Guests include those playing the characters of attendants, soldiers, courtiers, and chamberlains. The soldiers are in ancient Egyptian costume of the 18th dynasty. Soldiers wear sandals strapped high with mantles and striped Egyptian headdress. The priests wear "bald" wigs so it looks as if their heads are shaven.

 

Each guest wears a special head dress to represent the country he or she is visiting from, such as the vulture-crowned Hittite royalty, Trojan, Babylonian, Aegean. The Sea Peoples, early Grecian, Philistine, Caucasus, Mountains Scythian, Carthaginian, European, early Latins, India-Hindu style, Persian, Hebrews, Caucasus Mountaineers, Central Asian, Nubian, Minoan,, or any other visitor from the near and far reaches of the known world.

 

Joseph, the Hebrew governor of Egypt, shows up with a family of Hebrews visiting Egypt. Ambassadors from China and Central Asia show up with silk gifts. Early Greeks in bronze-age costume appear along with the ambassadors from Cyprus and the towered city of Ummar in Arabia. The Phoenicians (modern Lebanon) appear in costume bearing wooden gifts. Each guest wears a distinctive head dress or coronet to represent his/her land of origin or rank and title.

 

THE RITUAL: ACTION:

 

The ritual begins as the royal cup bearer brings in the orange-blossom-scented "holy" oil. The cup bearer dips his fingers into the stone cup or jar and anoints each of the royal couple in the center of their foreheads.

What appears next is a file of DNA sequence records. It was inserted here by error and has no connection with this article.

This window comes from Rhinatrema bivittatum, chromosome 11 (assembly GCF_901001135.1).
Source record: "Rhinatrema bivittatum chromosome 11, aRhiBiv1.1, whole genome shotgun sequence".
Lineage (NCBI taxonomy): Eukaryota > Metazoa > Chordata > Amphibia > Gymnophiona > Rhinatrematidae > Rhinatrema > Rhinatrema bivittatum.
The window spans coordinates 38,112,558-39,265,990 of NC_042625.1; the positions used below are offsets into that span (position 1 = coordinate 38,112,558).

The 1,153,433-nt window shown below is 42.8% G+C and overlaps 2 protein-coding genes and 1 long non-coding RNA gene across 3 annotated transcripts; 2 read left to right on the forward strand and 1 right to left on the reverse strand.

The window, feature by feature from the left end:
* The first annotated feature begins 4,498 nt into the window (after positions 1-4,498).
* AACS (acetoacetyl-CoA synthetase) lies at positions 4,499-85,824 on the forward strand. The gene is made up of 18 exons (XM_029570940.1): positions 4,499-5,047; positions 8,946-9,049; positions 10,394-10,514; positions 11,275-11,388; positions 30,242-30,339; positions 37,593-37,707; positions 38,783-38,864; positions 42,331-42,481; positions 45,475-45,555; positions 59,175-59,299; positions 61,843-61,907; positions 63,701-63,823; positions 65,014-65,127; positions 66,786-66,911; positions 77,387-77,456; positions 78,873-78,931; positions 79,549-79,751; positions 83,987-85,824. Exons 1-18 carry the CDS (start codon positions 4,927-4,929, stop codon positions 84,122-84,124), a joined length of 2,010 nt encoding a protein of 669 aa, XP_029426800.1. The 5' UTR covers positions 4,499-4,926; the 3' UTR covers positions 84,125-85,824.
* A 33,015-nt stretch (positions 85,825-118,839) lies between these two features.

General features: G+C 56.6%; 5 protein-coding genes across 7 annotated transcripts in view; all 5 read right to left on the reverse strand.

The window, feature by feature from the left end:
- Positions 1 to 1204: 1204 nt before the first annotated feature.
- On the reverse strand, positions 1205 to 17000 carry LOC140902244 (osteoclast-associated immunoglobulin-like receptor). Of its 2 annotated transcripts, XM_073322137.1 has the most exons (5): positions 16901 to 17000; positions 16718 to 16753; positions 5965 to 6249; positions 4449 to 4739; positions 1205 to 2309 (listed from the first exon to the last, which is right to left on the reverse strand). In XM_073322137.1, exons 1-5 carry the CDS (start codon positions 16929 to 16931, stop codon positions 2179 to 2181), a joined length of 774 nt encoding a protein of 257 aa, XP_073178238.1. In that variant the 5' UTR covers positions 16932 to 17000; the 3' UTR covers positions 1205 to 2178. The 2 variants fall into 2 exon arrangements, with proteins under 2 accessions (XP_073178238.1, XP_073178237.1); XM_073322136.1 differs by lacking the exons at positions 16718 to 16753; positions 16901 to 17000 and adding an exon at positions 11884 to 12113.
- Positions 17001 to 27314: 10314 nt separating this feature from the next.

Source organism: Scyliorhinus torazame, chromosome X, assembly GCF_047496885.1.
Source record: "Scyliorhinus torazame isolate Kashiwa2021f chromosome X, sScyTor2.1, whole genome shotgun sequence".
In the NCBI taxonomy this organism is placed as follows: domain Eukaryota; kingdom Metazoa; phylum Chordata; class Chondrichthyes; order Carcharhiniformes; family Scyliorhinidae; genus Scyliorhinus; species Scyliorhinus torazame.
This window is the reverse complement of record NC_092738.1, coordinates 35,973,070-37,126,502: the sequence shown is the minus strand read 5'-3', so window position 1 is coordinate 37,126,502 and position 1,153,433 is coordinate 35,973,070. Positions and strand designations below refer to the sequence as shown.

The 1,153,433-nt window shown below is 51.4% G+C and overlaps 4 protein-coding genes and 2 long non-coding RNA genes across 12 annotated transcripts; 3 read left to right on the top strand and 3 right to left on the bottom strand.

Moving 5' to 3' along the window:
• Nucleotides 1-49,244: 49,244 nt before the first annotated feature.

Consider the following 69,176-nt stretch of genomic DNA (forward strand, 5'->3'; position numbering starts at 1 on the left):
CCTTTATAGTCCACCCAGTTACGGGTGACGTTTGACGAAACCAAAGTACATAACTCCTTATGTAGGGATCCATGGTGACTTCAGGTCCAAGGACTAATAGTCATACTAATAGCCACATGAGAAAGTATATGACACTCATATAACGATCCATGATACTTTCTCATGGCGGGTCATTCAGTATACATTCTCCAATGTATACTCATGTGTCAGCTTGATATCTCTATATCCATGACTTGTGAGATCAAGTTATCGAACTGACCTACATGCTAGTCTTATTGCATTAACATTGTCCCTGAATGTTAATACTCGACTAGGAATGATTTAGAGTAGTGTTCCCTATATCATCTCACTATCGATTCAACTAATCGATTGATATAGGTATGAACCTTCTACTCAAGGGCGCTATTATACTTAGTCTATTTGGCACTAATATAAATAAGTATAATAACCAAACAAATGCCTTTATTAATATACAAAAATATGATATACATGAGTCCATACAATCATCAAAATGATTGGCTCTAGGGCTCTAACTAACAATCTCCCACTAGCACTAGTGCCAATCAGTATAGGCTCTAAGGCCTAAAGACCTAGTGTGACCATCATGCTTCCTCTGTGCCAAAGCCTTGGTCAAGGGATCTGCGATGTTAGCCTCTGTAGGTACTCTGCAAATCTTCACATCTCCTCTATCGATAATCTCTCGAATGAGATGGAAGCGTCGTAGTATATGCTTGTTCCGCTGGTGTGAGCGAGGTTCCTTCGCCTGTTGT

SFX (sound effects):

 

MUSIC. We hear the thump of a goat-skinned drum or early "dumbegh"--a Middle Eastern drum in a one, two, one two three rhythm. A flute wails its nuance in a minor key, keeping rhythm in a hypnotic dance, to the hand-drum beat. An attendant waves sheaves of wheat to the rhythm. Fanbearers slowly stir the heavily-incensed air. Astrologers from Babylon arrive.

ENTER:

The royal regalia bearers march slowly down the aisle. They carry an insignia on top of gold and white silk cushions with tassels. On one cushion is the great red and white double crowns for the groom and on the other cushion is the great red and white double crowns for the bride. The crowns also can be blue and white or gold and white, or a combination of colors. However, it's historically more accurate to provide the standard colors of ancient Egyptian double crowns-- red and white.